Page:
the League influence would likely slump. This was impressed upon them by what they considered very largely their own failure in the matter of the recent telephone ordinance that was passed there, which indicated that they had lost influence both with the public and with the Council.

With this in view they felt, after discussing the matter for a number of months, that they perhaps needed to revise their platform and stand for more constructive and concrete questions. Accordingly they propounded to be proposed candidates for alderman last winter certain very searching questions on the relation of aldermen to city contracts and other acts of the city with which the aldermen were connected, and their financial interests. It is believed that graft, as formerly practiced in the old days in Chicago, exists comparatively little, but that corruption has taken on a new form and that the people need to be educated upon the more indirect connection between the city officials, and financial profit. There fore, they took this advance step, beginning with it quite a little while befo the nominations. To this new platform or plank in their platform they ascribed the fact that at the recent city election they perhaps achieved the greatest triumph in their history. Just preceding that, when they saw what was going to happen they at once began to form an entirely new platform. The old platform had served them for a number of years, but they felt that the time had now come for them to speak more constructively, to provide newer issues in order to educate the citizens upon some new points in the city's situation, and in that way go on with success. They now feel that they have achieved a new reputation and they believe that they are still living. (Applause.)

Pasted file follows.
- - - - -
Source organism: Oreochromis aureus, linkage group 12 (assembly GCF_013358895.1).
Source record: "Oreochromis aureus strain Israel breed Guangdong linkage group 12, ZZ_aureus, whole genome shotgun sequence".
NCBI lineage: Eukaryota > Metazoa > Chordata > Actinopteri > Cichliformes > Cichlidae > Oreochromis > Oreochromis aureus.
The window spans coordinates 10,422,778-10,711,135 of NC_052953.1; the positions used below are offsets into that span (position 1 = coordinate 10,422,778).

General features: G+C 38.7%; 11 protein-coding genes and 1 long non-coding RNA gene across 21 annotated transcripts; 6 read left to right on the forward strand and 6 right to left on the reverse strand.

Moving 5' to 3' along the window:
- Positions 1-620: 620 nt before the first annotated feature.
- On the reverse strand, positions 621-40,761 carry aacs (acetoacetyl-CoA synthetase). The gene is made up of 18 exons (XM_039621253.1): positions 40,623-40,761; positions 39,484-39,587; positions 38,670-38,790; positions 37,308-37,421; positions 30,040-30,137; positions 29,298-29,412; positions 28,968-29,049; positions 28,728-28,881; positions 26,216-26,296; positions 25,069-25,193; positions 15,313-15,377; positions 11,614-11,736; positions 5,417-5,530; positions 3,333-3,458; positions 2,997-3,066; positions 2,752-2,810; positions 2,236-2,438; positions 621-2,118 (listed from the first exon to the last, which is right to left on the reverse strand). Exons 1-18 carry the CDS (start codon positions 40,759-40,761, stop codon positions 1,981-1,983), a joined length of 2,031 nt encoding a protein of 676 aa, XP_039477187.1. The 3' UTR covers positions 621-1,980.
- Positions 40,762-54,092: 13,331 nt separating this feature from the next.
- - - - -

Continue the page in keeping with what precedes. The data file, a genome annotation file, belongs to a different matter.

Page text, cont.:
THE CHAIRMAN: If the Chairman may interfere, he would like to say in a certain sense, that is constructive work; that is, it is an attempt to build up and advance public opinion. But what was more particularly in his mind was the situation which has to be faced in an American city of from 100,000 to 500,000 population, which has we will say a municipal voters' league, but which has an antiquated city charter, which has a rotten fiscal system, that needs a better system of city accounting; a city where there has been no attempt made at any adequate city plan. Now, under such conditions, how far is it wise for an organization, which is militantly dealing with persons seeking public offices, to attempt to secure, we will say, a type of city plan or a type of city charter or a new fiscal system, or a new system of accounting? It is perfectly apparent, of course, that an organization, in dealing with candidates, can put to these candidates any question or set of questions that it feels like; and that if these questions are wisely chosen they may tend to constructively educate public opinion with regard to the candidates; but that is not quite the question which was intended when this was originally propounded.